Q&A with Loraine: In Which State Should a Request for an Estate Administrator be Filed?

Question: My brother’s fiancée died in Georgia. Her family (brothers and mother) live in Kentucky. They want my brother to administer her estate. They are unsure about whether they file for this in Kentucky or if they need to travel to Georgia to do the filing. 

Loraine’s Answer: The place where a Will is offered for probate or an intestate estate is administered (where there is no Will) is generally the place where the deceased person had their principal residence (also known as the place of domicile) as of the date of their death. If your brother’s fiancée had her principal residence in Georgia, then the probate or estate administration will generally need to take place in Georgia. If her principal residence was in Kentucky and she was just in Georgia temporarily at the time of her death, then the probate or estate administration would generally take place in Kentucky. (There is an exception to this general rule for a person who owned real estate in Georgia but lived in a different state if no probate or estate administration is required in the state of domicile, but that’s not common.) 

For some people, it’s very clear where their principal residence is located. For others, not so much. However, several factors can help discern a person’s primary and permanent place of residence, such as: 

  • Where the driver’s license was issued 
  • Where they are registered to vote and where they generally voted 
  • The address claimed as the address for income tax purposes 
  • The state claimed as the principal residence for income tax purposes 
  • Where the cars were registered 
  • Where most of the day-to-day activities were located 

Owning real estate in different states is also a factor. If her principal residence was in Georgia and she owned real estate in Kentucky, then Kentucky may require a separate probate or estate administration for real estate owned by a non-Kentucky resident (this kind of secondary probate or administration is generally known as an ancillary probate). It may be possible for a Georgia-appointed estate representative to transfer the Kentucky property without getting appointed in Kentucky, however, depending on Kentucky law. And, if your brother’s fiancée was domiciled in Kentucky but owned real estate in Georgia, Georgia will generally allow the Kentucky-appointed personal representative of her estate to transfer the Georgia property without requiring a second probate or administration process in Georgia (although one could be done if desired).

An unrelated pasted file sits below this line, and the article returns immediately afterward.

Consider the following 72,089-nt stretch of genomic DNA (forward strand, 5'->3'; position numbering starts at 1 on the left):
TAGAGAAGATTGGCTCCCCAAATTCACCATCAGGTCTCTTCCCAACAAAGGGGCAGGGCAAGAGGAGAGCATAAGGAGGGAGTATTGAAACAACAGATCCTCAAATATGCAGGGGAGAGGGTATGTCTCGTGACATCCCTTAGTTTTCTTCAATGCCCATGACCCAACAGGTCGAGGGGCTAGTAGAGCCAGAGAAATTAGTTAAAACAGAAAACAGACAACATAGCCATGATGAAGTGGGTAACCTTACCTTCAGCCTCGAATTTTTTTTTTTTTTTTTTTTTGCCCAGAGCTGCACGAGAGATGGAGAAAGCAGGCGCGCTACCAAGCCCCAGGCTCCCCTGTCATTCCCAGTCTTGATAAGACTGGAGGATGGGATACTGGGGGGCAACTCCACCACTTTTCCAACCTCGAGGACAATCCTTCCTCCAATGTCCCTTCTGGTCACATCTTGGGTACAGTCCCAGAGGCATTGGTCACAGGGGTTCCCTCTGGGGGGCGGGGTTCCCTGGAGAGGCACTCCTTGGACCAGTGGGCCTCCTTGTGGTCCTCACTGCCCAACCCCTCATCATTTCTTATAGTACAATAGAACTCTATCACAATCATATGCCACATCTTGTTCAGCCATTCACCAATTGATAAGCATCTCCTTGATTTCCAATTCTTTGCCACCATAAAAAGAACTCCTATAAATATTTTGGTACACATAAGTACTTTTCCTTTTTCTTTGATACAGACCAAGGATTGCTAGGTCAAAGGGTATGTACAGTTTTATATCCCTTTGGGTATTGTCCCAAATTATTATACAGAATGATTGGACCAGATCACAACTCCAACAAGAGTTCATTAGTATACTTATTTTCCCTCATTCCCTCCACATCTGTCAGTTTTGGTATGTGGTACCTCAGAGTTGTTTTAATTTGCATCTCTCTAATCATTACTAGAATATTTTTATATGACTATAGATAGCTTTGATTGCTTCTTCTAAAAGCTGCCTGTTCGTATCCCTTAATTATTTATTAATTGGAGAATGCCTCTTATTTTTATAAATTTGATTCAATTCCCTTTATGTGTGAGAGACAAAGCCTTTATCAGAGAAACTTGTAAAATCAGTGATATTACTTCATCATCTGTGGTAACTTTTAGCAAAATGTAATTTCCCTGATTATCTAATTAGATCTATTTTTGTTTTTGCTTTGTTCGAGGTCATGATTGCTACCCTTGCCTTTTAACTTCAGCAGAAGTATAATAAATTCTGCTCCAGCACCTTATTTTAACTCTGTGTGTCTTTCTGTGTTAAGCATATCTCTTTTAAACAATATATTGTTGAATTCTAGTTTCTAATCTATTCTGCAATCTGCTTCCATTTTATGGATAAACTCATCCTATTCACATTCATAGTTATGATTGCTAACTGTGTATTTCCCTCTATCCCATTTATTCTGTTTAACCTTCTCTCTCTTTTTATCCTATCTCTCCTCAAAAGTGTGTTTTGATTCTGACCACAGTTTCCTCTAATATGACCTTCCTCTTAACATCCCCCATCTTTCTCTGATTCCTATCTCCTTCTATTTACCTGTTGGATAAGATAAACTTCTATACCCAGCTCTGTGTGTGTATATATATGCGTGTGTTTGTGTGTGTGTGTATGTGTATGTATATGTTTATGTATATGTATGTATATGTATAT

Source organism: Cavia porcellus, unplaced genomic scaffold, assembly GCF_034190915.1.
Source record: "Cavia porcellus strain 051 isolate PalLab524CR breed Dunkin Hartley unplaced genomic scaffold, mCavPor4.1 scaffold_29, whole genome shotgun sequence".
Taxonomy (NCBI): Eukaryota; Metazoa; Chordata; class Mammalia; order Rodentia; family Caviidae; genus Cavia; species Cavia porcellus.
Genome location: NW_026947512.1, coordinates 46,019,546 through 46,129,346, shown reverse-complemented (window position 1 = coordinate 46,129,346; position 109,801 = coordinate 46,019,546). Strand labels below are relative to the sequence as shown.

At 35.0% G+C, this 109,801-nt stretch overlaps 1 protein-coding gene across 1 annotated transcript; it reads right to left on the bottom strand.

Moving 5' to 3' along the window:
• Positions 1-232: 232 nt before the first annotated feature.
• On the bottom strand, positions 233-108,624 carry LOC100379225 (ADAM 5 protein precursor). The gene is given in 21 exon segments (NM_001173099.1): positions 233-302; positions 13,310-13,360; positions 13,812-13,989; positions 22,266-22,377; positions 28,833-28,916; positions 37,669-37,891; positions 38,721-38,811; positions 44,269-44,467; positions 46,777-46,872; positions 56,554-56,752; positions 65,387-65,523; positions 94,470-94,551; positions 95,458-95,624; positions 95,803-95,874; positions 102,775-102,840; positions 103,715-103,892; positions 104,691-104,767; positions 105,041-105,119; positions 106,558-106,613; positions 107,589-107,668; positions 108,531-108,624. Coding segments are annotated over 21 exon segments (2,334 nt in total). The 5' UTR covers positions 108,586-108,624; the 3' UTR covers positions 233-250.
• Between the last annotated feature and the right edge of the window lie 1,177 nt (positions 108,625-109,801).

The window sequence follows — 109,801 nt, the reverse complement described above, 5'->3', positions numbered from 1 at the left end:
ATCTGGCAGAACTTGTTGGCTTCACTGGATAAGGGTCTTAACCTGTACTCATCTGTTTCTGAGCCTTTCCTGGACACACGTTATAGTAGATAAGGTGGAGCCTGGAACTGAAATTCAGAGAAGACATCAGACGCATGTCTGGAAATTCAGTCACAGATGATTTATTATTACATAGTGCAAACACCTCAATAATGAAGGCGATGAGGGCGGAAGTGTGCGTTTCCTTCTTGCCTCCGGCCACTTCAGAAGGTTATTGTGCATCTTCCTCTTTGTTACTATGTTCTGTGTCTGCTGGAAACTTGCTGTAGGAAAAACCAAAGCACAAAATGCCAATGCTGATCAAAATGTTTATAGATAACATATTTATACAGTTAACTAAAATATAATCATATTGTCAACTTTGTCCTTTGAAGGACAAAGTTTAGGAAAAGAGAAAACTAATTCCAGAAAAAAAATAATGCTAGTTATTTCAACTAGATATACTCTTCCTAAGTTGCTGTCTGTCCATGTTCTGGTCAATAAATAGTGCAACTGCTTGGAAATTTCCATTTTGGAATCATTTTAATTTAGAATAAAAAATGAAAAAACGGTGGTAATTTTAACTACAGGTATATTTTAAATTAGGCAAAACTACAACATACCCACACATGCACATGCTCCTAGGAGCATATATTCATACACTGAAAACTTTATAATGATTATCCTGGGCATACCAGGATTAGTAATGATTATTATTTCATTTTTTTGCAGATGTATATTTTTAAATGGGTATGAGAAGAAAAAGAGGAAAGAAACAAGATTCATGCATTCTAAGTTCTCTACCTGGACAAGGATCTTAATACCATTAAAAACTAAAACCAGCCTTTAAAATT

If your brother’s fiancée had a Will that nominated him as the Executor, he can offer the Will for probate even if her family does not want him to serve, although they could try to challenge the Will. If she did not have a Will, however, and her family wants him to serve as the administrator, then a majority of her heirs must agree to nominate him as the administrator. He will then need to file a Petition for Letters of Administration as the nominated administrator and get at least a majority of her heirs to sign the Petition consenting to it. Otherwise, he would not normally be a person who has the legal standing necessary to seek appointment as the administrator, unless he is a creditor of her estate. If they had been married before her death and he was a surviving spouse, he would have the first priority and automatically have the standing, but since he was not her spouse, he is not considered a legal relative and does not automatically have the standing to serve. 

If he wants to take the Executor or administrator role on, he should get an experienced probate attorney to help him avoid the many pitfalls that a probate or an estate administration can present. For example, if all of his fiancée’s heirs agree to having him serve as the administrator, he could also request that the probate court waive any requirement that he post a bond or file inventories and reports with the court, and he could request that the court grant him “certain powers,” which would give him the broadest possible powers available under state law and would allow him to act as administrator much more easily and carry out most or all of the needed tasks without having to seek court approval on a routine basis. 

Lastly, his fiancée’s family likely does not need to travel to Georgia to deal with her estate, even if your brother does not take on the administrator role. Most things can be done remotely, with needed signatures collected by mail, UPS, or Federal Express. 

Key Estate Planning Takeaways: For a non-family member to serve as an estate administrator in Georgia, a majority of the decedent’s heirs must generally select that person as the administrator. An estate must be administered, or a Will offered for probate, in the state where the decedent had his or her principal residence. 

This “Q&A with Loraine” blog series features answers based on responses from Morgan + DiSalvo Partner Loraine DiSalvo to questions posted on www.avvo.com. A key takeaway from each exchange highlights an important facet of estate planning. 

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